Richard Saul Wurman, whose brain his wife once described as a “cellular Cuisinart,” has spent a career making things clearer for people to understand—geography, processes, medicine, data points, and information. As founder of the wildly popular TED Conference, he rewrote the rules for enticing brainy people to speak just as clearly to an unspecialized, if curious, audience. With the WWW.WWW Conference (Sept. 18–20), he’ll attempt to rewrite the rules, again: no presentations, no agenda, no public tickets—just 66 name brands performing so-called “intellectual jazz” for a live stream and tablet app.
Learn more at thewwwconference.com.
The 1962 Century 21 Exposition, better known as the Seattle World’s Fair, presciently laid out a global agenda of bits, bytes, and scientific advancement. It was a safe bet: We’d be on the moon within the decade, digital storage usurped paper files, and the structural grace of Minoru Yamasaki’s Science Pavilion or the John Graham/Victor Steinbrueck/Paul Thiry Space Needle has been referenced many times over. This year, the Seattle Center Foundation marks the 50th anniversary of the fair with a series of events that celebrate Seattle and the future that came to be.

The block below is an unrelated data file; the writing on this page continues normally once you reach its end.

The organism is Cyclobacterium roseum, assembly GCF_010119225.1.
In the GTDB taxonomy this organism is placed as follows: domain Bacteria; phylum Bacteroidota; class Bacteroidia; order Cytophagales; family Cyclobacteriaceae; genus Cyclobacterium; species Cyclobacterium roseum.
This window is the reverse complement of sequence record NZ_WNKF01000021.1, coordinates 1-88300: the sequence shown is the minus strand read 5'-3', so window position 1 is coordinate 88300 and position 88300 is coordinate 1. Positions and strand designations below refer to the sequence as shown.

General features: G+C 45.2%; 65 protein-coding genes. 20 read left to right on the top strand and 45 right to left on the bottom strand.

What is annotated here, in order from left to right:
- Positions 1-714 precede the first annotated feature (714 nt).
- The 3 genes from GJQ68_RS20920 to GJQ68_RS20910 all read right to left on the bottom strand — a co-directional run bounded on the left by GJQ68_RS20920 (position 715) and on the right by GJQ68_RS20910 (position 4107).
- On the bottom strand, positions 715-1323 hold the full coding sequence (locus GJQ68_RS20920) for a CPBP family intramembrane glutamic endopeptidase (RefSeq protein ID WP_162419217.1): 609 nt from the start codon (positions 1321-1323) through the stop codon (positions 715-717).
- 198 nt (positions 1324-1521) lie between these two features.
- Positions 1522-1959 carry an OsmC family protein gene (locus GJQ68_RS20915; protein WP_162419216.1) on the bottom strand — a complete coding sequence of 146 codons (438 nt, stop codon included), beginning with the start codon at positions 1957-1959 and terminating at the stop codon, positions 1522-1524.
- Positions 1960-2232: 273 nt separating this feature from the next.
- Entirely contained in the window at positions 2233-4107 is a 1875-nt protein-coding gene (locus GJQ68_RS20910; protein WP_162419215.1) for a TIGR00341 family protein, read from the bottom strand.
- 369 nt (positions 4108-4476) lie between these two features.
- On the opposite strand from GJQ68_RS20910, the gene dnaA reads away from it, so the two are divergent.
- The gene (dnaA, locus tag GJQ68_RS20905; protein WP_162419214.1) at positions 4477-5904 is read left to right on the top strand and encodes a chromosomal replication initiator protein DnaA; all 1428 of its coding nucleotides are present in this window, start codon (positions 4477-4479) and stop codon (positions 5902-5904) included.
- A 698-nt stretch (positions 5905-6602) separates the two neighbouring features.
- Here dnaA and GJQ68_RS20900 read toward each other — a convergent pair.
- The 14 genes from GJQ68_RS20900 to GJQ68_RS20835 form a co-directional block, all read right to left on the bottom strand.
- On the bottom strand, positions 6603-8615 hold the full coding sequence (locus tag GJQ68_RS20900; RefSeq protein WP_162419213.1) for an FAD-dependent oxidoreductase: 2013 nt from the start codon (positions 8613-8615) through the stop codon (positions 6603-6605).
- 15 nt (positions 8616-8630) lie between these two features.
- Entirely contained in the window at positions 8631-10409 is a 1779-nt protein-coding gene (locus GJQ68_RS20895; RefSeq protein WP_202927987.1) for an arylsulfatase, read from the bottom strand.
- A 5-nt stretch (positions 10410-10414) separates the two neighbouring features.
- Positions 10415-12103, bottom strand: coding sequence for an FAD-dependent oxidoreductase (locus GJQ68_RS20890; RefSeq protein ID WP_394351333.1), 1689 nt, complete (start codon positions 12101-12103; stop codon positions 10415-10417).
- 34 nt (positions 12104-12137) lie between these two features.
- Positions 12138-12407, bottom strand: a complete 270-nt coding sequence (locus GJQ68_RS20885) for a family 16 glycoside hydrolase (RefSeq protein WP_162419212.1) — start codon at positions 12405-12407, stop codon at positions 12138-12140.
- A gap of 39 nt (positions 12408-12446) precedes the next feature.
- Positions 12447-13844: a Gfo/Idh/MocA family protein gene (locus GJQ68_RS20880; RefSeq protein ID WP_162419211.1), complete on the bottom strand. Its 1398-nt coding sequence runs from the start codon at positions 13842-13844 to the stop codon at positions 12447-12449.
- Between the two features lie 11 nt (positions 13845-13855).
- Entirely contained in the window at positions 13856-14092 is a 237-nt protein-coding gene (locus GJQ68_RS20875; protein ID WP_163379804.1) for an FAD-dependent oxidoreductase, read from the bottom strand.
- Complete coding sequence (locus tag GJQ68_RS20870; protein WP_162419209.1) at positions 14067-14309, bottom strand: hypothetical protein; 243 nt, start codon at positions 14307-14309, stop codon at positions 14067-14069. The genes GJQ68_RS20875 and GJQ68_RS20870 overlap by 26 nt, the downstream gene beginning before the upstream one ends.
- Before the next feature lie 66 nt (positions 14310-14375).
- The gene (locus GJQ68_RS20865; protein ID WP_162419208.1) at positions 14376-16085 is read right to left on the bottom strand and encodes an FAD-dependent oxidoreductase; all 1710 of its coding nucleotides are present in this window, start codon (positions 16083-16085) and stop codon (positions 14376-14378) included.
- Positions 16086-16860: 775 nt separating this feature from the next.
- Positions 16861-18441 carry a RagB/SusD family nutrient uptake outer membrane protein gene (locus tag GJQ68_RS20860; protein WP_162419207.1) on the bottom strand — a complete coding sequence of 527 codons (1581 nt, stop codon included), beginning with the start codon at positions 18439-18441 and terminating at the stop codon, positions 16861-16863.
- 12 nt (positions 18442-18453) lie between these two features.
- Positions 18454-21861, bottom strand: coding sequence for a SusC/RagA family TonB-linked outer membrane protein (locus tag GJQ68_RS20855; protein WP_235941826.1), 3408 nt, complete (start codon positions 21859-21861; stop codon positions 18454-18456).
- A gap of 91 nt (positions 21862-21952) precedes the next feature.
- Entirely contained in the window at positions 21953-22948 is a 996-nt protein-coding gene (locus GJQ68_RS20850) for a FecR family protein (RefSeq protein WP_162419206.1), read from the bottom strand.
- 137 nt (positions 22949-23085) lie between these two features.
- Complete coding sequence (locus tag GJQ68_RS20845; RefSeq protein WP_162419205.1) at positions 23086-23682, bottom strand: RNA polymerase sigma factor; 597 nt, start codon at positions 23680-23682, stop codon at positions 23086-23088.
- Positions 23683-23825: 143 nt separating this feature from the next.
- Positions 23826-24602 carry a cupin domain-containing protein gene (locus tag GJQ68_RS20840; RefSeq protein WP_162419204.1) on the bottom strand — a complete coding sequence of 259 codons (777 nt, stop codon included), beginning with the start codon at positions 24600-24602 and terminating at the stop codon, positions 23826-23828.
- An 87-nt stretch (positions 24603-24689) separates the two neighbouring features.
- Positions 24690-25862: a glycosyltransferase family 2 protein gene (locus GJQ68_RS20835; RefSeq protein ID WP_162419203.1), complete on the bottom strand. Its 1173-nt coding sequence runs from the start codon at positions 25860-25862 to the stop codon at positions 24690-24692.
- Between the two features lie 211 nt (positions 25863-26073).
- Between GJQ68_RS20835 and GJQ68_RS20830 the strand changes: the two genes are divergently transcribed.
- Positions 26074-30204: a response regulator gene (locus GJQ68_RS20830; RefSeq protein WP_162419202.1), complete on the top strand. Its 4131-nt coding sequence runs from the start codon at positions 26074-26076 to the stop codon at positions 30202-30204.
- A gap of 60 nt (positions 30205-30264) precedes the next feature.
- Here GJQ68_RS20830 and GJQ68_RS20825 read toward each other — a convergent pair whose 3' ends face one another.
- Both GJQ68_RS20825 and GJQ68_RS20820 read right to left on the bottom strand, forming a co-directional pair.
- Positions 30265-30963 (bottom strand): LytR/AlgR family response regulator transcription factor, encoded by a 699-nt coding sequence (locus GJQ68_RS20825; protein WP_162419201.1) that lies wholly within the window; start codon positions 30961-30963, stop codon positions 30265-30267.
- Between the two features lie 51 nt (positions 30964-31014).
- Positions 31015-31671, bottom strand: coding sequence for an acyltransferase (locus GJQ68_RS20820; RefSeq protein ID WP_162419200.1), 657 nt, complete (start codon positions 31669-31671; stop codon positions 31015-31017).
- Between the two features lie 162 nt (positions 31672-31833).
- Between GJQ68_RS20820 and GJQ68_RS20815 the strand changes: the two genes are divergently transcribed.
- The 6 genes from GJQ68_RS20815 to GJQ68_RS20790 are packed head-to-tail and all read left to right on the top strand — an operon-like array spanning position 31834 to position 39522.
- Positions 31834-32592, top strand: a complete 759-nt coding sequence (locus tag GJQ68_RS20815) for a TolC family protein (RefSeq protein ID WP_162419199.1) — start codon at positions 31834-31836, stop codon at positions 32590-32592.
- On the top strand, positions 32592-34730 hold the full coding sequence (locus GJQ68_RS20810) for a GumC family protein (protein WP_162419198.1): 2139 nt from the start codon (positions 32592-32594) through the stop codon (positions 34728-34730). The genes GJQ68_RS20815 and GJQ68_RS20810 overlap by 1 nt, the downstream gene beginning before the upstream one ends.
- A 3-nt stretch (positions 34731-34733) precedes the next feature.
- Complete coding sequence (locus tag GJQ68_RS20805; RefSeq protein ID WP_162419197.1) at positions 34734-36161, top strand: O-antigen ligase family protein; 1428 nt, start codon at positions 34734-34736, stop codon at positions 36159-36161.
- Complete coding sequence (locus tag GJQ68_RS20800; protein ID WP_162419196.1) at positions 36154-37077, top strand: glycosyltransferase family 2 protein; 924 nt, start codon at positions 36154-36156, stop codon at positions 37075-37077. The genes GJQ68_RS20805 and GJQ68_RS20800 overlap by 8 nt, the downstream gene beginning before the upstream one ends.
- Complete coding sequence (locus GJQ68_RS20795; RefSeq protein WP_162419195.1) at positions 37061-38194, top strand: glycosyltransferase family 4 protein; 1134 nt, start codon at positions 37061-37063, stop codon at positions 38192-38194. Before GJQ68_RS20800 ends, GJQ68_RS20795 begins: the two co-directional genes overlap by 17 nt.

Learn more at thenextfifty.org.
“Public health” and “wellness” are terms that have helped refine the nebulous term “sustainability” in recent years. It’s a good thing, too, at a time when anxiety about our planet’s future continues to mount. How do the practices of architecture, planning, and landscape architecture create solutions, and what are the issues behind the hype? The Canadian Centre for Architecture (CCA) explores these questions and others in the exhibition “Imperfect Health: The Medicalization of Architecture,” which runs through April 15.
Learn more at cca.qc.ca/en.
The National Architectural Accrediting Board (NAAB) has begun preparing the 2013 Accreditation Review Conference (ARC13) to study accredited architectural education. Assisted by McKinley Advisors, NAAB convened nine focus groups and surveyed architects, educators, interns, and students last year. When “NAAB Conditions for Accreditation” is released in 2014, it will draw together traditional and nontraditional professionals, as well as educators and students.
Learn more at naab.org.